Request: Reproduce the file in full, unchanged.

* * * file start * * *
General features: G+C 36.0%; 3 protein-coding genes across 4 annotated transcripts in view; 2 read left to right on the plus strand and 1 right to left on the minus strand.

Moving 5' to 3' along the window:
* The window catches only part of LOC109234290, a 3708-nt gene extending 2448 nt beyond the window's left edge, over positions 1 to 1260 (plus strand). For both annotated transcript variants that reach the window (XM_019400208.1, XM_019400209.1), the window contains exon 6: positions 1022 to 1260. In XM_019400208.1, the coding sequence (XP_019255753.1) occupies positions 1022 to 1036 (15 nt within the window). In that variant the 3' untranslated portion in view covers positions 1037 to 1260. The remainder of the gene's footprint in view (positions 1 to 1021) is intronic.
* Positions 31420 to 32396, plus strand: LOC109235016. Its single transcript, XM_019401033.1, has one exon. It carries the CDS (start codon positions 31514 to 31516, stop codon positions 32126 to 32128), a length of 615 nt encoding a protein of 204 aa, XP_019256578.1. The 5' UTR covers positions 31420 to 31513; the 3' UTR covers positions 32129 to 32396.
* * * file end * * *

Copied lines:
General features: G+C 36.0%; 3 protein-coding genes across 4 annotated transcripts in view; 2 read left to right on the plus strand and 1 right to left on the minus strand.

Moving 5' to 3' along the window:
* The window catches only part of LOC109234290, a 3708-nt gene extending 2448 nt beyond the window's left edge, over positions 1 to 1260 (plus strand). For both annotated transcript variants that reach the window (XM_019400208.1, XM_019400209.1), the window contains exon 6: positions 1022 to 1260. In XM_019400208.1, the coding sequence (XP_019255753.1) occupies positions 1022 to 1036 (15 nt within the window). In that variant the 3' untranslated portion in view covers positions 1037 to 1260. The remainder of the gene's footprint in view (positions 1 to 1021) is intronic.
* Positions 31420 to 32396, plus strand: LOC109235016. Its single transcript, XM_019401033.1, has one exon. It carries the CDS (start codon positions 31514 to 31516, stop codon positions 32126 to 32128), a length of 615 nt encoding a protein of 204 aa, XP_019256578.1. The 5' UTR covers positions 31420 to 31513; the 3' UTR covers positions 32129 to 32396.